"He was given a caution and then put on a helmet. It was pretty straightforward."

Advertisement

'Del Boy' Branson accused over 'skimpy' Virgin uniforms

Virgin Trains has delayed the introduction of new uniforms after some female staff said blouses were see through and too low cut.

The rail operator is now offering £20 vouchers for women employees to buy undergarments to save them any embarrassment.

A union chief said staff had complained the red blouses were too flimsy and would allow male passengers to see dark bras being worn underneath.

A union has accused Sir Richard Branson of sourcing train uniforms from 'Del Boy' Trotter
A union has accused Sir Richard Branson of sourcing train uniforms from 'Del Boy' Trotter Credit: eoff Caddick/PA Wire

"Our female members are upset because they feel Sir Richard Branson is cutting corners by asking them to wear flimsy blouses which are skimpy and they feel too revealing," said Manuel Cortes of the Transport Salaried Staffs Association.

"He has asked Vivienne Westwood to design the new uniform for his air crews. Unfortunately, by contrast, it looks like he is getting the blouses for train crews from Del Boy at Trotters Independent Traders Ltd at Peckham Market."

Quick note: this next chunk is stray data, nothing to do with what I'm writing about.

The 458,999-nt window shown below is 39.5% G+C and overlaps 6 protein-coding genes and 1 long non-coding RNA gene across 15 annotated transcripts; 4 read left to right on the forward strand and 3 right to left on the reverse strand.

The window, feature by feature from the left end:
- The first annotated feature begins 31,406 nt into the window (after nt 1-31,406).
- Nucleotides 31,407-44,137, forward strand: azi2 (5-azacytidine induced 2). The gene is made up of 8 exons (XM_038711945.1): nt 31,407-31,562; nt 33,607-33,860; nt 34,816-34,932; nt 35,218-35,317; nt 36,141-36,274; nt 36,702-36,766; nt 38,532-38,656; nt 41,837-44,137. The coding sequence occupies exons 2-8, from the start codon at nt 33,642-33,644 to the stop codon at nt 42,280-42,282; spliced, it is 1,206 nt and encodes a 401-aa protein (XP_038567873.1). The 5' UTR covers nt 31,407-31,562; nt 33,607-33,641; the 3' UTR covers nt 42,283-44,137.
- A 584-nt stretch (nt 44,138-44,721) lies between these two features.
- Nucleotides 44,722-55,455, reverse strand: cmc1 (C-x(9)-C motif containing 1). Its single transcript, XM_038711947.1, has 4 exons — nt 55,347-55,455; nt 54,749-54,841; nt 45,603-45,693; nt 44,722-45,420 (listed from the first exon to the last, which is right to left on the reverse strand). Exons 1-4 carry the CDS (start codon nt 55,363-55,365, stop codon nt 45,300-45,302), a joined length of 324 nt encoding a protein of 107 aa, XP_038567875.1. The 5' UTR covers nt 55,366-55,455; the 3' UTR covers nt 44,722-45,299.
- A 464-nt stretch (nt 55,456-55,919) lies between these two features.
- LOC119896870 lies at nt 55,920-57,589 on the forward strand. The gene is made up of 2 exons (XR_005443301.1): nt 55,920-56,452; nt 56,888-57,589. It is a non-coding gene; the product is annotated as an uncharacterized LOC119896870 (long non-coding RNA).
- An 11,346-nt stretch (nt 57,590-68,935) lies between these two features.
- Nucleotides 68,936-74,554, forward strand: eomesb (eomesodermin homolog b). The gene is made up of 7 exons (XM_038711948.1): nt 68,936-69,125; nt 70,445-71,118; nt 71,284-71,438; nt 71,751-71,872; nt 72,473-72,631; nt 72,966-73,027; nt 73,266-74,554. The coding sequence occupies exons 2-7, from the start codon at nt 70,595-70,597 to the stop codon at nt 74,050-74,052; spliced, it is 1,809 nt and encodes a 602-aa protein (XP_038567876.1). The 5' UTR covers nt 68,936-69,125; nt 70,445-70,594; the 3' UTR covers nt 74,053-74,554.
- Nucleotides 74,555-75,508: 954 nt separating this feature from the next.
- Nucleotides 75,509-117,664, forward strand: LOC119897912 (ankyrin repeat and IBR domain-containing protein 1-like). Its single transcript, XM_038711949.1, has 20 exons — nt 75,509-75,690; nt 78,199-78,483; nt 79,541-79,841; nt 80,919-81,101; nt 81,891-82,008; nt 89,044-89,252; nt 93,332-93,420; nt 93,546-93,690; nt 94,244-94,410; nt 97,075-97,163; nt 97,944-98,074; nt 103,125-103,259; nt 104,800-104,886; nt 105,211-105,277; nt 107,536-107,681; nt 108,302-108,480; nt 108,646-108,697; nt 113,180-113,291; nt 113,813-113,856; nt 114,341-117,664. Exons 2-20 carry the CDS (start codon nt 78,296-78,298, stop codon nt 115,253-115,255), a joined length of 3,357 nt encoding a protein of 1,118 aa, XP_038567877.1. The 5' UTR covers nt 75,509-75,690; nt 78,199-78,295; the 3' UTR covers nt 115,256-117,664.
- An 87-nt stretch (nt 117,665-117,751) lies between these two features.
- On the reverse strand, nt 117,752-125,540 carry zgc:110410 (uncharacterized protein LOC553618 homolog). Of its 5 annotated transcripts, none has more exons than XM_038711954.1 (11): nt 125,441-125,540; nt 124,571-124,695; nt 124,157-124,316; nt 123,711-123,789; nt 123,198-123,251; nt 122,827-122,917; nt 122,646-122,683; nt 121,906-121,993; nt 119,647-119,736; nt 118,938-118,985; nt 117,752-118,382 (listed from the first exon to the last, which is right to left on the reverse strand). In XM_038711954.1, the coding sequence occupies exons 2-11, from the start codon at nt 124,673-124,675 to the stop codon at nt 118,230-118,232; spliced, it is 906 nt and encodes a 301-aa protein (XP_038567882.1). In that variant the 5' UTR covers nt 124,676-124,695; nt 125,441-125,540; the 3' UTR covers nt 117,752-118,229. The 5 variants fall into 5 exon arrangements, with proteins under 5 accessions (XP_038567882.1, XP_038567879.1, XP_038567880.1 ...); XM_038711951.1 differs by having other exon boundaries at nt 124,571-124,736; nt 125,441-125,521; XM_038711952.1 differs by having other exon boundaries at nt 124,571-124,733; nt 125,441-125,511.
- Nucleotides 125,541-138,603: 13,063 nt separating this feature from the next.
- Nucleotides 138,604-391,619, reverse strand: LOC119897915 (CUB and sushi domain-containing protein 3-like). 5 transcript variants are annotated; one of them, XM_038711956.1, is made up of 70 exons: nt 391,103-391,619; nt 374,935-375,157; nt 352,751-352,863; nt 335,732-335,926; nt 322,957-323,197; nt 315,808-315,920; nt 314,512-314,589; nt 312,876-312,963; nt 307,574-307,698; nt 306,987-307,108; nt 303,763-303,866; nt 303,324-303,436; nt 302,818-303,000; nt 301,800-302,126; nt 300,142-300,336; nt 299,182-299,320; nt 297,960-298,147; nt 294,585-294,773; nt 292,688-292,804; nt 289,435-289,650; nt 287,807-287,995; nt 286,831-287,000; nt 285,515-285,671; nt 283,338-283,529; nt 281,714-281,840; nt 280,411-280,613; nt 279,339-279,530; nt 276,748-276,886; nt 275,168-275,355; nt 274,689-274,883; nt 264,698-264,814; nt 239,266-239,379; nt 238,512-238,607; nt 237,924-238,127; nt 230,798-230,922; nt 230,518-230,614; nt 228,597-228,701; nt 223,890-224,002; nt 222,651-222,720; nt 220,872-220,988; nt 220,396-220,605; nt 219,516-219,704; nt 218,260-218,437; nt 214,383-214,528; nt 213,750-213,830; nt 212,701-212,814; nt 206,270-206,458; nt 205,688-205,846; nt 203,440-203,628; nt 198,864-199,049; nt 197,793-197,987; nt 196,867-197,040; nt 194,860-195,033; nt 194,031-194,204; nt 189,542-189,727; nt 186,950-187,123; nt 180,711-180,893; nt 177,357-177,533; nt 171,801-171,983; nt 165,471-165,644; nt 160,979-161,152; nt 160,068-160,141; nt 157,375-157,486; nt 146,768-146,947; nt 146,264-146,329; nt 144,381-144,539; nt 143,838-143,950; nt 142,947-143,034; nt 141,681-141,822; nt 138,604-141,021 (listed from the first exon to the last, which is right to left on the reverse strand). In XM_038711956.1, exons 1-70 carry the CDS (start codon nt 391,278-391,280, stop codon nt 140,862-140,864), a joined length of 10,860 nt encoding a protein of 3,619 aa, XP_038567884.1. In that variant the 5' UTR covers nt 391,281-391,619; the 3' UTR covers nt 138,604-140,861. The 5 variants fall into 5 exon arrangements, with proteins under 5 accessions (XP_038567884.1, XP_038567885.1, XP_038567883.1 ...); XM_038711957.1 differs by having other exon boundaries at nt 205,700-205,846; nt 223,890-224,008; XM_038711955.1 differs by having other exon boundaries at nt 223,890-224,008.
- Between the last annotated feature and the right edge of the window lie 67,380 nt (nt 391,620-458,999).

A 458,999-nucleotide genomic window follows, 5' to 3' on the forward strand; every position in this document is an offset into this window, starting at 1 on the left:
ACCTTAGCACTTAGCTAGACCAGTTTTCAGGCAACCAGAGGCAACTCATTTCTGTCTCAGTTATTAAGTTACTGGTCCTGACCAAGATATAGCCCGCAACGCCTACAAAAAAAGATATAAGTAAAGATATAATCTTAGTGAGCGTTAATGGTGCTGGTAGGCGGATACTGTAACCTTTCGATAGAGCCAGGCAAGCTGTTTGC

The problem came to light after trials of a new uniform for staff on Virgin's West Coast Main Line.

Branson: Foreign Office warnings 'scaremongering'

Sir Richard Branson with Virgin Atlantic air stewardesses
Sir Richard Branson with Virgin Atlantic air stewardesses Credit: EMPICS Entertainment

The founder of Virgin Atlantic, Sir Richard Branson has told the Independent that terror warnings issued by the Foreign Office to tourists are "doing more harm than good".

The British entrepreneur said that warning of the risk of a terrorist attack was "exactly what the terrorists wanted" because it reduced tourist numbers.

In a statement the FCO said "We have a responsibility to make sure British nationals have the necessary information and advice so that they can make their own choices. We would rightly be criticised if UK lives were lost and we had not reflected a known terrorist threat in our travel advice."

Branson hails partnership between Virgin and Delta

Sir Richard Branson said the alliance between Virgin Atlantic and Delta Air Lines was "exciting" after a deal was struck between the two companies.

Sir Richard Branson Virgin
Virgin Atlantic President Sir Richard Branson. Credit: Lewis Whyld/PA Wire

Virgin Atlantic President, Sir Richard said: "This is an exciting day in Virgin Atlantic history. It signals the start of a new era of expansion, financial growth and many opportunities for our customers and our business.

"I truly look forward to the possibilities our partnership with Delta will offer. We have always been known for our innovation and service and have punched above our weight for 28 years.

"That is why our customers love us so much. We will retain that independent spirit but move forward in a strengthened partnership with Delta.”

Load more updates

Advertisement

Today's top stories